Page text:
Amenities planned for the hotel include the aforementioned gallery and pool, as well as a hotel restaurant, rooftop bar, meeting space and green roof – in keeping with the project’s pledged LEED silver certification. Furthermore, the development team stated that they had already amended their design to address a primary community concern: parking along already congested U Street. The current design features an all-valet two-story garage that will utilize mechanical stacking devices to far surpass the amount of spaces required by zoning.

JBG has yet to formally announce a flag for the hotel, but did say that they have reached out to hotelier Denihan Hospitality Group about the U Street project. “They do smaller boutique hotels, but we like their style and one of the things we’ve really talked about is this idea of a hotel club,” said Valentini. “Whereby, when we a build spa, when we have a pool, when we have a fitness center, that’ll be open to the public too.”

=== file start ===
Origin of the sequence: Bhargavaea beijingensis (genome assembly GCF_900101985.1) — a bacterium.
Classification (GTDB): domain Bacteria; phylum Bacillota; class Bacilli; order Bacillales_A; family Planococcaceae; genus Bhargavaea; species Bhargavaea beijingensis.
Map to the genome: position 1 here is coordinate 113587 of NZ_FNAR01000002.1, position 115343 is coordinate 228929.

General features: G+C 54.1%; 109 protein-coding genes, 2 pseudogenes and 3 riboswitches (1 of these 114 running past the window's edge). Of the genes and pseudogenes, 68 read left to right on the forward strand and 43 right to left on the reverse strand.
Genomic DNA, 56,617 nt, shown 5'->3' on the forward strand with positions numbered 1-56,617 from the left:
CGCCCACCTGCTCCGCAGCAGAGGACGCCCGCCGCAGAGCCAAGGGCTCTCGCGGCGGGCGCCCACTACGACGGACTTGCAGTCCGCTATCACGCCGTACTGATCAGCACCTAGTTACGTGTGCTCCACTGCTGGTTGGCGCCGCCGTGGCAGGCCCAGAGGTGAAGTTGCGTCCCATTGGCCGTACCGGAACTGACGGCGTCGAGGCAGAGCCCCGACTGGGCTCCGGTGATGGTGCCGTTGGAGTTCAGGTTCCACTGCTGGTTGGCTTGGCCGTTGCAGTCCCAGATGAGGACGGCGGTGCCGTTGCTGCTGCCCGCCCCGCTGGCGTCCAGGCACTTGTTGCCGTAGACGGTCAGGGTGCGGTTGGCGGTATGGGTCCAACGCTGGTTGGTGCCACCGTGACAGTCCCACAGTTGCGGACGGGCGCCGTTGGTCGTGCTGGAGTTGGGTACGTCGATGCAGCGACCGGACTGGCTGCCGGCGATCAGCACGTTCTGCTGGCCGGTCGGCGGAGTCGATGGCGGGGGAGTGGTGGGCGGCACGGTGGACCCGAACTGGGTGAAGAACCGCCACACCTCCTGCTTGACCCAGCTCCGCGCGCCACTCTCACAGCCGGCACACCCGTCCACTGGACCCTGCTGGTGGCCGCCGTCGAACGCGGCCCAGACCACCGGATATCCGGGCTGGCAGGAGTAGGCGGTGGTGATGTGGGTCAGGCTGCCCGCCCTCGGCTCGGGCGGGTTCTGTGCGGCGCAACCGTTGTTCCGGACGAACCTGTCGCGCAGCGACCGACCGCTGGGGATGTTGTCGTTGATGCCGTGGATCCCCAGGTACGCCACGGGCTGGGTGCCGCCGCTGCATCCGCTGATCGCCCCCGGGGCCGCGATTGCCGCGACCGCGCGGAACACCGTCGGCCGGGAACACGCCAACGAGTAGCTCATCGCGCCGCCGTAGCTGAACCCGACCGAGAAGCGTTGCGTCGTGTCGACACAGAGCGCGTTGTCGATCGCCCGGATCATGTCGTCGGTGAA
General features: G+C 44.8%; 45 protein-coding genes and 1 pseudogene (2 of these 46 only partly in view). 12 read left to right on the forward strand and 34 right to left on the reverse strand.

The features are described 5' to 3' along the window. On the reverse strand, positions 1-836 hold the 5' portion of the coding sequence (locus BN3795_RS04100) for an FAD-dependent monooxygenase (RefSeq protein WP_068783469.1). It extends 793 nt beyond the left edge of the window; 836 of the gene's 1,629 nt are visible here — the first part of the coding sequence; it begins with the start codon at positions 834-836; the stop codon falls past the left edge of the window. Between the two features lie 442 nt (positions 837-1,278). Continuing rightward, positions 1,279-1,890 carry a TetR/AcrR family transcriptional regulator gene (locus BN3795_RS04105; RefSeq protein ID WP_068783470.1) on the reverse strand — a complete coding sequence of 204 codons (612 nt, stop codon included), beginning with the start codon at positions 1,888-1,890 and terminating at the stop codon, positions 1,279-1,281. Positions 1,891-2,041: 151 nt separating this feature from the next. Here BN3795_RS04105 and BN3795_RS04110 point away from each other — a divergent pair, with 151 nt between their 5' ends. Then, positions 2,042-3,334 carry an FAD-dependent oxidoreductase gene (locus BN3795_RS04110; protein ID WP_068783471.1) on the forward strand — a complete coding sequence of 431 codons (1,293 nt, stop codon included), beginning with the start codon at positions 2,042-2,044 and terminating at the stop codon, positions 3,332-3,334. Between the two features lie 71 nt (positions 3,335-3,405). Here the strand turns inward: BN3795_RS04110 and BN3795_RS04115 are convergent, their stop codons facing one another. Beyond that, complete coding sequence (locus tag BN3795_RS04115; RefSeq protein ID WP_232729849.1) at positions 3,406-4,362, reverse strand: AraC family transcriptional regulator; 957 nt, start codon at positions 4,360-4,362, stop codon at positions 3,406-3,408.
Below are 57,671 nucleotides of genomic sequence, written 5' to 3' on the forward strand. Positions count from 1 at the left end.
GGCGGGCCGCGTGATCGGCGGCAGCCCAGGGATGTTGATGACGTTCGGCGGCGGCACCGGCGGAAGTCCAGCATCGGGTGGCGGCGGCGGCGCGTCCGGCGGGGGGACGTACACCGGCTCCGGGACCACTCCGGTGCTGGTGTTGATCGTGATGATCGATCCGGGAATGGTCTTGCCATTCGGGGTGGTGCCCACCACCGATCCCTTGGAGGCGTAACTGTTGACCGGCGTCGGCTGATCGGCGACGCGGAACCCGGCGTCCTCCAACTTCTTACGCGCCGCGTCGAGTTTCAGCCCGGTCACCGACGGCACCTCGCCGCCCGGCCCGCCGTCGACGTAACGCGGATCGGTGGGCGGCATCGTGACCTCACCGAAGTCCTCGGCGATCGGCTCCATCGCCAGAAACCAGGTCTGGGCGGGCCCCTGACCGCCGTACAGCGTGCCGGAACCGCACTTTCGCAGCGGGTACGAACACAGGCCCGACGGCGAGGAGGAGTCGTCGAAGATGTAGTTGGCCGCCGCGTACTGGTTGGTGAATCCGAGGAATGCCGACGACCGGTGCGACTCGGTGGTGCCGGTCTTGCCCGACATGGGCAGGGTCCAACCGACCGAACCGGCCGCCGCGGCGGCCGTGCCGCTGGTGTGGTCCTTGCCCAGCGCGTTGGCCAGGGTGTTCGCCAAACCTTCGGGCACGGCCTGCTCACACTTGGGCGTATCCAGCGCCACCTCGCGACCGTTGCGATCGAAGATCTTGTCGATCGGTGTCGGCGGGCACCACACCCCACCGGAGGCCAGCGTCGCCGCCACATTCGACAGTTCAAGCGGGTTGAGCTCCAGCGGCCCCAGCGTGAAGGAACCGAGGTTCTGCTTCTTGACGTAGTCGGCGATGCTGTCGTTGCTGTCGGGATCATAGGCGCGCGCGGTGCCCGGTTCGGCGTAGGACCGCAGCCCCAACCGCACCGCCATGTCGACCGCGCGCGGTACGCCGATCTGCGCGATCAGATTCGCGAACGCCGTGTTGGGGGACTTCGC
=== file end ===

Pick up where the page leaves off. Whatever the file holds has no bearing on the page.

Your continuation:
Following the meeting, CSNA President Bryan Martin Firvida told DCmud:

While JBG was able to speak to many of the questions and concerns raised during the meeting, there are a still a number that will need to be addressed as the plans move ahead...Even though we're only in the concept and planning stages today, this project has already made an impact on our neighborhood, and will continue to do so, during planning, construction, and most importantly, long after the front doors of the hotel open for business....The end goal of course, is to ensure that once complete, this project makes a positive impact on our already great U Street neighborhood.
Though JBG has yet to formally submit their application to the Office of Planning, the development team projects that the PUD process will begin in “late spring/summer.” At present, construction is tentatively scheduled for 2011, followed by a 2014 completion. In the meantime, the CSNA has opened up a website devoted solely to JBG’s 14th Street Hotel project:


Chris Loos on Mar 14, 2009, 10:47:00 AM said...

I don't see why the developer needs to "far surpass the amount of spaces required by zoning". Sure its a hotel and some guests will rent cars and want a place to park them, but many won't. There's a metro station adjacent to the hotel. If there was any place along U street where less parking be required than normal, this is it.

Anonymous said...


My thoughts exactly when I read those words.

cardozo_shaw on Mar 15, 2009, 10:58:00 AM said...

The reason to far exceed the number of space has to do with the type of parking being provided, which is not available anywhere else on U Street.